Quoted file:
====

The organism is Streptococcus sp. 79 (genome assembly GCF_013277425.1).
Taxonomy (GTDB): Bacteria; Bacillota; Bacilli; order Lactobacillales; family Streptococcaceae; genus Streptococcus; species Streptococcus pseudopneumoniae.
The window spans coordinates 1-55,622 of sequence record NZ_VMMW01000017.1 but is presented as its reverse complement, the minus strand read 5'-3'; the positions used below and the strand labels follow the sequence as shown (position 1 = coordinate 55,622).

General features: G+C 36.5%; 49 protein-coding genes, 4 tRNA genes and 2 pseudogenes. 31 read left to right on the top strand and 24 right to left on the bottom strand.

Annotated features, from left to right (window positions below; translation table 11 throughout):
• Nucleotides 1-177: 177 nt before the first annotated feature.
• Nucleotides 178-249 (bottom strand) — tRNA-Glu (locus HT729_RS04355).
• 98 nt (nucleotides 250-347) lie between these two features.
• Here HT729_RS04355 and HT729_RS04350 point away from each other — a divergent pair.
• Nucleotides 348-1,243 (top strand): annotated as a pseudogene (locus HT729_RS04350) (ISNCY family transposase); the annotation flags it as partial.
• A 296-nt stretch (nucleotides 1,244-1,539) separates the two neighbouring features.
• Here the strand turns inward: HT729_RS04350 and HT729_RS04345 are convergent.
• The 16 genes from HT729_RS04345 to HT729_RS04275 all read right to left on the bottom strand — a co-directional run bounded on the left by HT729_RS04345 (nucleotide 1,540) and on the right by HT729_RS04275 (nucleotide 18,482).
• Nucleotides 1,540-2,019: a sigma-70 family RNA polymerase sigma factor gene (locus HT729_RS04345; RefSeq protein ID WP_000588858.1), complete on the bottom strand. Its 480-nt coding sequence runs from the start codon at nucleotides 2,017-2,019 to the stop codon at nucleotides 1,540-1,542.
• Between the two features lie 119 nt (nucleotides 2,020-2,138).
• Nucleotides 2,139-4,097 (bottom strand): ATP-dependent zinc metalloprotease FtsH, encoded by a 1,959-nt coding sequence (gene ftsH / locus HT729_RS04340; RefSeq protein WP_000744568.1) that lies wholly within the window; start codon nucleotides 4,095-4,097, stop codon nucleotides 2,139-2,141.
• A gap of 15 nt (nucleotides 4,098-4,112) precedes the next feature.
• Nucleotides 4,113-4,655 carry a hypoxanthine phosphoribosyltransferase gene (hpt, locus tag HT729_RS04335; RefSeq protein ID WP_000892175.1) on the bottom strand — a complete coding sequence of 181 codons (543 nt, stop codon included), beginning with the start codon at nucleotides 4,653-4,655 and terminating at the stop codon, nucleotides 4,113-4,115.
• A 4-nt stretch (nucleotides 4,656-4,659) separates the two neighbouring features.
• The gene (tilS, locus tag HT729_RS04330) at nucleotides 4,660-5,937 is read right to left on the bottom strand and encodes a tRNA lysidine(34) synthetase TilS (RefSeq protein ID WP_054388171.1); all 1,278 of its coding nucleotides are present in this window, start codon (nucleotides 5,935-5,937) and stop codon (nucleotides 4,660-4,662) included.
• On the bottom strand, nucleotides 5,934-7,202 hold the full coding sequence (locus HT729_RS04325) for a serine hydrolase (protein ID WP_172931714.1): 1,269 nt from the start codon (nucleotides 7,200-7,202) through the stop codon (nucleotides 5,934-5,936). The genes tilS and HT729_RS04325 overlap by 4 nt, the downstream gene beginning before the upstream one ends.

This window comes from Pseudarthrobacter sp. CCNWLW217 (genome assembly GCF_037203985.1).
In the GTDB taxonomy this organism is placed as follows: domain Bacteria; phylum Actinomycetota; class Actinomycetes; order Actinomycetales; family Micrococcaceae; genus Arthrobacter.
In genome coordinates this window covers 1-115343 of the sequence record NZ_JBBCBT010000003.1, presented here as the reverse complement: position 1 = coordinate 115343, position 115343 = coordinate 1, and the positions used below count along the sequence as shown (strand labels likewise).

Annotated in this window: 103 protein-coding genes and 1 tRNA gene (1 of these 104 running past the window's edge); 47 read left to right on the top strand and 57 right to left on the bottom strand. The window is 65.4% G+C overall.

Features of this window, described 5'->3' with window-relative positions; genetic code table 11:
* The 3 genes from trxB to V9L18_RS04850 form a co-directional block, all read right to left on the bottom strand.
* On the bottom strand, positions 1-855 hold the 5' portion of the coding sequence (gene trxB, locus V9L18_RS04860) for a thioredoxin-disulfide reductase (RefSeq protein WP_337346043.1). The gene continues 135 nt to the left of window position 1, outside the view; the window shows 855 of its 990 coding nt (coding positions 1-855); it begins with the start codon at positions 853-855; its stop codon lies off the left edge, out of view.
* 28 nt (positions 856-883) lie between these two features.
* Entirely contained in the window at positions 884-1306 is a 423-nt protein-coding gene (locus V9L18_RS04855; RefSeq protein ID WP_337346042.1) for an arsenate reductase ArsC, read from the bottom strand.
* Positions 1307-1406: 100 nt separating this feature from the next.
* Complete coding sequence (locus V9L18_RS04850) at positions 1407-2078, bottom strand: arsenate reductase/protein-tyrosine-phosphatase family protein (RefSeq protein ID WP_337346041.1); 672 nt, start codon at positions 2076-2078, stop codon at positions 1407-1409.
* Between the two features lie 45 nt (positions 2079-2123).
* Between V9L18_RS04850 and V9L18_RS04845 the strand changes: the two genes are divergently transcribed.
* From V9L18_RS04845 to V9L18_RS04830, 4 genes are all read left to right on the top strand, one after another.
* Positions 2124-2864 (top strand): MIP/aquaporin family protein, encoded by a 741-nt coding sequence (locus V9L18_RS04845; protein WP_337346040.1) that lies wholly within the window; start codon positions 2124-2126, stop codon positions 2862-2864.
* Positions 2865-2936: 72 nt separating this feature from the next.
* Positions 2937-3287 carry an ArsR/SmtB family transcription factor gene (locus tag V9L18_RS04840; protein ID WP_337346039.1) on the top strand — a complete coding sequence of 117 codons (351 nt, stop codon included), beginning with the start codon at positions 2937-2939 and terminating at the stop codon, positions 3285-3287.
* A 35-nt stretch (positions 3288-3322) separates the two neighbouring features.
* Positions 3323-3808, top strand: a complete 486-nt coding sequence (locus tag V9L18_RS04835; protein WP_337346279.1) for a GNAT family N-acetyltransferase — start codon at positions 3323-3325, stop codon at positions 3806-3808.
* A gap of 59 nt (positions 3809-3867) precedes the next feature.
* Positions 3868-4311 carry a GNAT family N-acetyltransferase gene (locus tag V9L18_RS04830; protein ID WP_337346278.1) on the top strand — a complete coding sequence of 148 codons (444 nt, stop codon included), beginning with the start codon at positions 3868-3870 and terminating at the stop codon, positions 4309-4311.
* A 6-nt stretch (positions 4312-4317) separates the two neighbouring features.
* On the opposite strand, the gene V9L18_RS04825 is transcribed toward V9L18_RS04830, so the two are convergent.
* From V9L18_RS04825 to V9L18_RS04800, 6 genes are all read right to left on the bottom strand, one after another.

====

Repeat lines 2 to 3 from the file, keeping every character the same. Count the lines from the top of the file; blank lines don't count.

Taxonomy (GTDB): Bacteria; Bacillota; Bacilli; order Lactobacillales; family Streptococcaceae; genus Streptococcus; species Streptococcus pseudopneumoniae.
The window spans coordinates 1-55,622 of sequence record NZ_VMMW01000017.1 but is presented as its reverse complement, the minus strand read 5'-3'; the positions used below and the strand labels follow the sequence as shown (position 1 = coordinate 55,622).